Background: Burn injuries may cause long-term disability and work absence, and therefore result in high healthcare and productivity costs. Up to now, detailed information on return to work (RTW) and productivity costs after burns is lacking. Aims: The aim of this study was to accurately assess RTW after burn injuries, to identify predictors of absenteeism and to calculate healthcare and productivity costs from a societal perspective. Methods: A prospective cohort study was conducted in the burn centre of Rotterdam, the Netherlands, including all admitted working-age patients from 1 August 2011 to 31 July 2012. At 3, 12 and 24 months post-burn, patients were sent a questionnaire: including the Work and Medical Consumption questionnaire for the assessment of work absence and medical consumption and the EQ-5D-3L plus a cognitive dimension to assess post-burn and pre-burn quality of life (QOL).Cost analyses were from a societal perspective according the micro-costing method and the friction cost method was applied for the calculation of productivity loss.Univariate logistic regression was used to identify predictors of absenteeism at three months. Results: A total of 104 patients were included in the study with a mean total body surface area (TBSA) burned of 8% (median 4%). 66 respondents were pre-employed, at 3 months 70% was back at work, at 12 months 92% and 8% had not returned to work at time of final follow-up at 24 months. Predictors of absenteeism at 3 months were: TBSA, length of stay, ICU-admission and surgery. Mean costs related to loss in productivity were €11.916 [95% CI 8.930-14.902] and accounted for 30% of total costs in pre-employed respondents in the first two years. Conclusion: This two-year follow-up study demonstrates that burn injuries cause substantial and prolonged productivity loss amongst burn survivors with mixed burn severity. This absenteeism contributes to already high societal costs of burn injuries. Predictors of absenteeism found in this study were primarily fixed patient and treatment related factors, future studies should focus on modifiable factors, in order to improve RTW outcomes. Also, more attention in the rehabilitation trajectory is needed to optimally support RTW in burn survivors.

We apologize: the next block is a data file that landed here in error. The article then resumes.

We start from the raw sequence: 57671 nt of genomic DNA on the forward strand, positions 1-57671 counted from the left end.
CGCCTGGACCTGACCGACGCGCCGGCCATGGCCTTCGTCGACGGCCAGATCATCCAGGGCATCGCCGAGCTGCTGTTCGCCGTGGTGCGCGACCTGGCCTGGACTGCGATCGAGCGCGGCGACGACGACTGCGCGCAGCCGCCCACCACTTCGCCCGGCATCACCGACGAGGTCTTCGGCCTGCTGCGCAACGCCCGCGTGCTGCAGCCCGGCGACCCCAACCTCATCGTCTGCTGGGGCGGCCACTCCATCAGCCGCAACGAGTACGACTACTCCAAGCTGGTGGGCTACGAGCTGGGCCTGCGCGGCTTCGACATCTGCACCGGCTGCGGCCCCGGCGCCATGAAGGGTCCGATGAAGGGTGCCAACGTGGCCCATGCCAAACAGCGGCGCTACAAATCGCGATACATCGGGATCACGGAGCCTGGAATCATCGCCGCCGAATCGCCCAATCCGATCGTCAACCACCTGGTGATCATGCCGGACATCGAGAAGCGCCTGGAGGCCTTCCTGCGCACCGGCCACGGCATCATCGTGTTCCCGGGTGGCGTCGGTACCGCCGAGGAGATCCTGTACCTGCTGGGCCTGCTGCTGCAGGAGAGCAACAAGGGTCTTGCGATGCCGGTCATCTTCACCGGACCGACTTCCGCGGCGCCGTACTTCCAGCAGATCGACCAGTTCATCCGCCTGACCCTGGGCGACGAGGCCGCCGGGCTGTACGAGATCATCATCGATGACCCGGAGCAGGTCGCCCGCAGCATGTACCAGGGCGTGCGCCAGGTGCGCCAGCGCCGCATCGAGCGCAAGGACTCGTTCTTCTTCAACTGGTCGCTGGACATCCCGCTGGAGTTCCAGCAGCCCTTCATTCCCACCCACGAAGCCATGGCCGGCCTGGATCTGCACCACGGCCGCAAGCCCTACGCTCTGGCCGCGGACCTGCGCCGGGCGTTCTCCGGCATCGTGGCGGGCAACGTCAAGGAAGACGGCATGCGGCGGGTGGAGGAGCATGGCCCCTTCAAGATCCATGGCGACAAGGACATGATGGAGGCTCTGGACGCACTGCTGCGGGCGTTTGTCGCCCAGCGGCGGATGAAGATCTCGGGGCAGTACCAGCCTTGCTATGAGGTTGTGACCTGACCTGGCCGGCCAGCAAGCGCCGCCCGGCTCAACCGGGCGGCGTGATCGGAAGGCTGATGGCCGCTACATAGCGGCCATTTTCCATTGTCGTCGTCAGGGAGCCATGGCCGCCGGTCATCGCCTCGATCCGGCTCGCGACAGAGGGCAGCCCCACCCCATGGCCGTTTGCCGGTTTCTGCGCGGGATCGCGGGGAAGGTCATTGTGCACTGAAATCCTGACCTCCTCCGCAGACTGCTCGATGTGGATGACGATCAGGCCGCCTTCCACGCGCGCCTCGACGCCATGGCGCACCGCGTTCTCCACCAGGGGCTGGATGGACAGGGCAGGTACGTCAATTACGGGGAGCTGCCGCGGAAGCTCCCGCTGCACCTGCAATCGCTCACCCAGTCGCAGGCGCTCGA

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Injury: International Journal of the Care of the Injured
Department of Public Health

Goei, H., Hop, M. J., van der Vlies, C. H., Nieuwenhuis, M., Polinder, S., Middelkoop, E., & van Baar, M. (2016). Return to work after specialised burn care: A two-year prospective follow-up study of the prevalence, predictors and related costs. Injury: International Journal of the Care of the Injured, 47(9), 1975–1982. doi:10.1016/j.injury.2016.03.031